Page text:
• Rutikazooty on January 13, 2018

      This is an amazing dish!! I’m not crazy about squash but this is so good. I did turn the squash and brussel sprouts over while they roasted although it didn’t say to do that in order to get browned on other side.

  • Vegetable: pasta with broccoli and bread crumbs

    • Lepa on August 22, 2018

      I was trying to recreate a perfect bowl of pasta that I enjoyed in Italy recently so my expectations were rather high and I was probably setting myself up for disappointment. This made a good bowl of pasta, for sure, but the long-cooked broccoli didn't have the simple, sweet taste of the broccoli pasta of my dreams so I enjoyed it less than I might have under different circumstances. It was quite good with the breadcrumbs and parmesan (and anchovy) but I'm afraid I'll have to keep looking for the perfect recipe.

    • Dannausc on December 10, 2017

      Quite good.

  • Avocado, beet, and citrus salad

    • rosten on September 07, 2017

      Great instructions on prepping each part of salad independently. Lots of possible variations. I was surprised at how much better this very simple salad could get using her careful instructions.

  • Indian-spiced fried chicken

    • puddlemere on January 06, 2019

      This turned out amazing--I'm kind of obsessed with the Indian spice/mango chutney glaze combo. We used deboned chicken thighs.

  • Bright cabbage slaw

    • averythingcooks on December 26, 2018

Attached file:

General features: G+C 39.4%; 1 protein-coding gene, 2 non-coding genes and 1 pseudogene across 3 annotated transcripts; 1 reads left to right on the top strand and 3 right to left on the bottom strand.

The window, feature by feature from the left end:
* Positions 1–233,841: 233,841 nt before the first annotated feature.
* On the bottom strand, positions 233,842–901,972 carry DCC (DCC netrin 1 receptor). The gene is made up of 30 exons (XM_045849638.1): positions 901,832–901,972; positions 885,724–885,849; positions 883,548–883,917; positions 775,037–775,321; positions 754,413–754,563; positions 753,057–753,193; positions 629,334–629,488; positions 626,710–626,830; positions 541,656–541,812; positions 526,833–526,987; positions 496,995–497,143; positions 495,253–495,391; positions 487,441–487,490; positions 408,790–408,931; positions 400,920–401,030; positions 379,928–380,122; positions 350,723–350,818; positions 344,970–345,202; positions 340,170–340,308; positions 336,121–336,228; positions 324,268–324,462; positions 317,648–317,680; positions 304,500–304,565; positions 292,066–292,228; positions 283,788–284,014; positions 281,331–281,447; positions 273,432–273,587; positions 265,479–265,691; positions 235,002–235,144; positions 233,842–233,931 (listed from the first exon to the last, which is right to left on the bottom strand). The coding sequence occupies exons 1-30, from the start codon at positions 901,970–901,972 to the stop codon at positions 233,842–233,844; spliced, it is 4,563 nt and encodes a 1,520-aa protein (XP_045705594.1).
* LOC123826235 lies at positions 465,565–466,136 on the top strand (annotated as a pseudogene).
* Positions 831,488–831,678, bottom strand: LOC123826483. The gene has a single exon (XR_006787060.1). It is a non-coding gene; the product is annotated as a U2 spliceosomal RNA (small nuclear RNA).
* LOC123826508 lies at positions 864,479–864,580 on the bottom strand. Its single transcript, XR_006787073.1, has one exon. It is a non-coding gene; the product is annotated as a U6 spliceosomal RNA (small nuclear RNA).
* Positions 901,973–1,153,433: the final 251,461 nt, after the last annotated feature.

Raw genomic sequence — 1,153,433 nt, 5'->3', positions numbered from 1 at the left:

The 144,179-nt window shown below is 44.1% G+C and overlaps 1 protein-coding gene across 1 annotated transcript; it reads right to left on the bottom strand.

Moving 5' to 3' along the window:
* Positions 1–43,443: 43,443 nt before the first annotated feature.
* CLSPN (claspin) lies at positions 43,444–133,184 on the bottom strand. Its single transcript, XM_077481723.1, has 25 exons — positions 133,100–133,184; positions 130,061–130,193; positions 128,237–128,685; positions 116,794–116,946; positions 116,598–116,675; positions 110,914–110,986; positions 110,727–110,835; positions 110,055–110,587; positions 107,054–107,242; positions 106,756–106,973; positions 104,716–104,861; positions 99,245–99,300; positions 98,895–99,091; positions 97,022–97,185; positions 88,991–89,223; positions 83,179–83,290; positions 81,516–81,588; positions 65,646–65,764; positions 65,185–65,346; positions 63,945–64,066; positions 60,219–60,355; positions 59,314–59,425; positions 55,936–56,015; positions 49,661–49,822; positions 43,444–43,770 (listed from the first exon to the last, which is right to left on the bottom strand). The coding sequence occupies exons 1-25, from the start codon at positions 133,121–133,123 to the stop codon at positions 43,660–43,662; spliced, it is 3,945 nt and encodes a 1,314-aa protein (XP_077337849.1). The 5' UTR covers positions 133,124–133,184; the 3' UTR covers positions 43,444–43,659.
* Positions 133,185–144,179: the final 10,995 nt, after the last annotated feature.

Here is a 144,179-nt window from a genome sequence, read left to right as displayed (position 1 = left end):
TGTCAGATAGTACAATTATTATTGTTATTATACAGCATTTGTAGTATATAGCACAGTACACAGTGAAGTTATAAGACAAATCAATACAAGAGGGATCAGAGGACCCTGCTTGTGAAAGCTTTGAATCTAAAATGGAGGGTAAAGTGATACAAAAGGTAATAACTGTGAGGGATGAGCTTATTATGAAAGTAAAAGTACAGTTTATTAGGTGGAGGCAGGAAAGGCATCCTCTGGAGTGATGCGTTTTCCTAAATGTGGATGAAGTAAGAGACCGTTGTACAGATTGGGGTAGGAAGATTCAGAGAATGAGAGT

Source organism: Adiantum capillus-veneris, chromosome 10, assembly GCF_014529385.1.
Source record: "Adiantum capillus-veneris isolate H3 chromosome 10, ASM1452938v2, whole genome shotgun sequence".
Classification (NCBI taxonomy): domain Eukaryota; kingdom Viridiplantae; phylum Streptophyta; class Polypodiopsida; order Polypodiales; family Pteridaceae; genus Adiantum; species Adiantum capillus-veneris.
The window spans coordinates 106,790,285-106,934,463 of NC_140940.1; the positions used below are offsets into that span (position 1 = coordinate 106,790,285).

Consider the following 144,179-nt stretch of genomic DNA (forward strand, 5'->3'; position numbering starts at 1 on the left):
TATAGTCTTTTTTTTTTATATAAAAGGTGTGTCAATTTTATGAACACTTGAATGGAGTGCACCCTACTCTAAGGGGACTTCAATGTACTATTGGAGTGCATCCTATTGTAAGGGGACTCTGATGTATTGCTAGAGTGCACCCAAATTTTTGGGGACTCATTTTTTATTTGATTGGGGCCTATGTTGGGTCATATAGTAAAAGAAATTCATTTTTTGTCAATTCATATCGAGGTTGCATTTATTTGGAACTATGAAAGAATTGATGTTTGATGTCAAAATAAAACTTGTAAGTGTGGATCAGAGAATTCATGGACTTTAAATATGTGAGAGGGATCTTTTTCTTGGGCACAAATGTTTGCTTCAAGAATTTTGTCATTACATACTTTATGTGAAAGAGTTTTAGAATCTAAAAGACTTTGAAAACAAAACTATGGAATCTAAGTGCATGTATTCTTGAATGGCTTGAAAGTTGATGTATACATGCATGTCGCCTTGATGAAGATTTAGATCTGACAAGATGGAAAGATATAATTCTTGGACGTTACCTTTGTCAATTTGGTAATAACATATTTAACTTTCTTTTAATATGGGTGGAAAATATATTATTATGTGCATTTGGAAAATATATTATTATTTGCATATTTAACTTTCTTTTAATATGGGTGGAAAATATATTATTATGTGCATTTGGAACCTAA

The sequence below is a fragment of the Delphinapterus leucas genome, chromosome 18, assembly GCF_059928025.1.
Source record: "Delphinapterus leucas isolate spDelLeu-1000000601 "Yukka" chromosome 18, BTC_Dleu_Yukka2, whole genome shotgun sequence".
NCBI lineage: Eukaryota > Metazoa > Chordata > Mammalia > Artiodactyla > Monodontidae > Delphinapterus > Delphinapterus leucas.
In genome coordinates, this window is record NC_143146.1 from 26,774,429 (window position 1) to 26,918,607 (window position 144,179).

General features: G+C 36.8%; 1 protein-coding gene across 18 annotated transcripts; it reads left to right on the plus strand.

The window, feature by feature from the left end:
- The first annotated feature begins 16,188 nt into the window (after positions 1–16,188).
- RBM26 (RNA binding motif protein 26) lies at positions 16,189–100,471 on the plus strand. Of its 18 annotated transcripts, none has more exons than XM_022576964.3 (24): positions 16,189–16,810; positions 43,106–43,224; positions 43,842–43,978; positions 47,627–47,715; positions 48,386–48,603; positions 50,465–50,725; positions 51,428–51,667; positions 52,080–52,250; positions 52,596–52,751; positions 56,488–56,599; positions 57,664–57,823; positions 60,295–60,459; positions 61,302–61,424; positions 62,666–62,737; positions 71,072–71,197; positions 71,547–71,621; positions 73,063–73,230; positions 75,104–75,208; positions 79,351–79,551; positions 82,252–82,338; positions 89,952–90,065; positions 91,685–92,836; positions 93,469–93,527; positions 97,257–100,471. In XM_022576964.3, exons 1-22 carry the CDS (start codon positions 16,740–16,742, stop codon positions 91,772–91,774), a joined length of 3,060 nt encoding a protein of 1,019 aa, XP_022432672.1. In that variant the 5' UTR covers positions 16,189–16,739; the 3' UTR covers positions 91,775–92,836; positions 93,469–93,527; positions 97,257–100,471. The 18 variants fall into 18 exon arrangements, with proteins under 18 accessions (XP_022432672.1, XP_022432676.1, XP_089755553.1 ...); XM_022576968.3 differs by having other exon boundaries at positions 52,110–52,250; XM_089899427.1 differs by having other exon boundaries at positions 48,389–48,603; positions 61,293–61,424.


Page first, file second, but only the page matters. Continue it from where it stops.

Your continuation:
I made this to serve with tacos (chile braised pork from the same book). For me, it was far too acidic ..... a couple of spoonfuls of miracle whip (I know - love it or hate it!) tossed in fixed it for my palate.

    • sdutton on January 16, 2019

      My husband and I make this often. We love it.

  • Green goddess dressing

    • Frenchfoodie on July 22, 2018

      Tasty though I found it a little acidic, next time I’d hold back on the vinegar and add only after tasting.

  • Tomato vinaigrette

    • bwhip on September 07, 2017

      Used this on a Caprese Salad last night, and it was delightful.

  • Smooth: silky sweet corn soup

    • bwhip on August 06, 2017

      Very simple, extremely delicious! A family friend gave us a bunch of fresh corn, and this was a fantastic way to use a bunch of it.

  • Sicilian chicken salad

    • bwhip on July 03, 2017

      Very tasty. A really nice blend of textures and flavors, with the creaminess of the aioli offset by the acid of the lemon juice and macerated onions, along with a little sweetness from the currants.

  • Lori's chocolate midnight cake

    • bwhip on July 03, 2017

      Excellent cake. Great chocolate flavor, and a nice, light crumb from the oil. The vanilla whipped cream was the perfect light counterbalance. Recipe calls for hot water or coffee, we used coffee as I've always found it's great for chocolate cake flavor.